In their modest workshop in Brest, Gwilen’s teams developed a process to transform these sediments into a mineral material, whose appearance and mechanical characteristics are similar to terracotta. The operation, for which a patent is being studied, is kept secret, but Yann Santerre reveals that the process is inspired by a natural movement, diagenesis, whereby sediments gradually transform into rock. The start-up thus found a way to accelerate a mutation that usually occurs on a geological time scale, and this no high temperature firing and no addition of resin or cement », says its founder.

Gwilen Tiles. Credit Gwilen

Four times less polluting than terracotta

This operation is therefore much less energy intensive than making terracotta or cement, which requires firing at several hundred degrees. We did a life cycle analysis in 2021, says Yann Santerre, and our material emits, during manufacture, less than four COtwo than terracotta and twelve times less than cement. »

For starters, Gwilen is targeting the design and interior design market. In particular, it manufactures tiles for installations on interior walls, available in three formats and twenty-one shades, which already equip the counter of a bakery, a shop and the credential of a coworking space in Paris. . The pigments, all of natural origin, are mixed into the material as soon as it is manufactured, giving it a certain depth of colour. Start-up tiles do not require any special care for their installation.

At the same time, the company also manufactures furniture, such as table tops, and can also bet on made-to-order objects. For now, its products are only for sale on its website, and soon in a Breton furniture store. It launched the sale of its products in the summer of 2022 and has several architecture firms among its clients.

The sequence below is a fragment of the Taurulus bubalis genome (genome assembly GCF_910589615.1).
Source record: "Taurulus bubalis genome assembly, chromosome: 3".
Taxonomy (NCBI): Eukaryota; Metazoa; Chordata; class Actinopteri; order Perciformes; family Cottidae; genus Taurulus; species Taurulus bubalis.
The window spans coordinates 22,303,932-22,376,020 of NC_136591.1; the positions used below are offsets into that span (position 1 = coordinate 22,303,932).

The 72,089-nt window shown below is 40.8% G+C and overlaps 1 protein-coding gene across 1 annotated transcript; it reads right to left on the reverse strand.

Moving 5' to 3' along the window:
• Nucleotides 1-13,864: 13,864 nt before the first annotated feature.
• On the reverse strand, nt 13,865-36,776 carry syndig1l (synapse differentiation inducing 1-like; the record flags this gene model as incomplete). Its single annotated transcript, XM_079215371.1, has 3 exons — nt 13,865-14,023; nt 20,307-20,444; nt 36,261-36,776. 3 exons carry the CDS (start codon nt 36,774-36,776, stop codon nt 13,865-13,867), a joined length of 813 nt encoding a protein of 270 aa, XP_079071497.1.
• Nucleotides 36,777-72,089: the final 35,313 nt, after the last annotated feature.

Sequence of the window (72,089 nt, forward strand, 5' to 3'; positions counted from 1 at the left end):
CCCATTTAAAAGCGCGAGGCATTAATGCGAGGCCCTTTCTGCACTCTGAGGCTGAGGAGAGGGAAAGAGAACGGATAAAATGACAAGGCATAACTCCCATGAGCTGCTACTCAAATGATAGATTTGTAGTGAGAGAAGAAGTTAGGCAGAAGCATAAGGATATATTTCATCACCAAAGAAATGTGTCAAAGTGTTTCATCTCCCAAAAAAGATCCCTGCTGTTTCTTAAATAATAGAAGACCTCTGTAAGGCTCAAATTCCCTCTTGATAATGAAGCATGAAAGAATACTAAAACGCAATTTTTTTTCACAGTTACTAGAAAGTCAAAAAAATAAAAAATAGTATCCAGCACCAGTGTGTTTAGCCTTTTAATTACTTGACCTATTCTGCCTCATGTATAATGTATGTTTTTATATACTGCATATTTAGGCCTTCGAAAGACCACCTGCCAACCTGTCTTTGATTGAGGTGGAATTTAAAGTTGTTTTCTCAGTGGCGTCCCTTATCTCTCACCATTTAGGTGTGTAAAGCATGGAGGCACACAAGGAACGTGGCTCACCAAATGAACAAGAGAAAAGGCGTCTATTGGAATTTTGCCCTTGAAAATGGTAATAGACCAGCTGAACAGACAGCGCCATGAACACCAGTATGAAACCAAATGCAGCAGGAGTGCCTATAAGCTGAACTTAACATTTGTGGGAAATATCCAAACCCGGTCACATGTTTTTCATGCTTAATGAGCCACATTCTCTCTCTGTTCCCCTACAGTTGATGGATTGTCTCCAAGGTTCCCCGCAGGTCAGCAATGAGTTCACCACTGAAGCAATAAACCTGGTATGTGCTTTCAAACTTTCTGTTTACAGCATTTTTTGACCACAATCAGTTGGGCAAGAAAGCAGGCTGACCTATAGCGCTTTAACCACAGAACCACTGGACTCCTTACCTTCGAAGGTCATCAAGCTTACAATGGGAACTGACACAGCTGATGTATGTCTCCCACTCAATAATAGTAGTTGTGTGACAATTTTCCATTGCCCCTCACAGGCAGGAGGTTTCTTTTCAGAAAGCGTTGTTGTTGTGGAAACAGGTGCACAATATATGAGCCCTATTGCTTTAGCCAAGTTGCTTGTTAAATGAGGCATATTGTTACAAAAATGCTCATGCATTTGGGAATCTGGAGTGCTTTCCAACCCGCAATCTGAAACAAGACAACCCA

Table tops made by the company Gwilen. Credit Gwilen

A first factory in 2025

For its tiles, Gwilen already advertises competitive prices compared to handcrafted equivalents. But there is no way to compare it, for now, with the tiles available in supermarkets. A balance of power that may change with future industrialization? For terracotta production, 30% of the cost comes from burningguarantees Yann Santerre. Likewise, our resource is much cheaper to extract. »

Volumes produced by the six-employee start-up remain modest for now, at around a few dozen tonnes a year. Until now, it has developed with the assets of its founders, through bank debts and thanks to the help of the Brittany region and Brest Métropole. It was also able to benefit from prizes in several competitions in which it won, such as the Fabrique Aviva award or the Cleantech Open France competition.

After making known its material and its interior tiles through several design fairs, the start-up wants to accelerate. It is raising funds of 1.5 million euros to build, by 2025, its first industrial pilot in Brest. The factory will be dedicated to the production of a material based on marine sediments, intended to replace local materials.says Yann Santerre. We are therefore targeting façade elements, tiles and paving stones as well as partitioning blocks. » Coincidentally, 2025 will also mark the date for the tightening of the rules governing the discharge of sediments into the sea, which is enough to put pressure on port managers to find new outlets for marine sediments.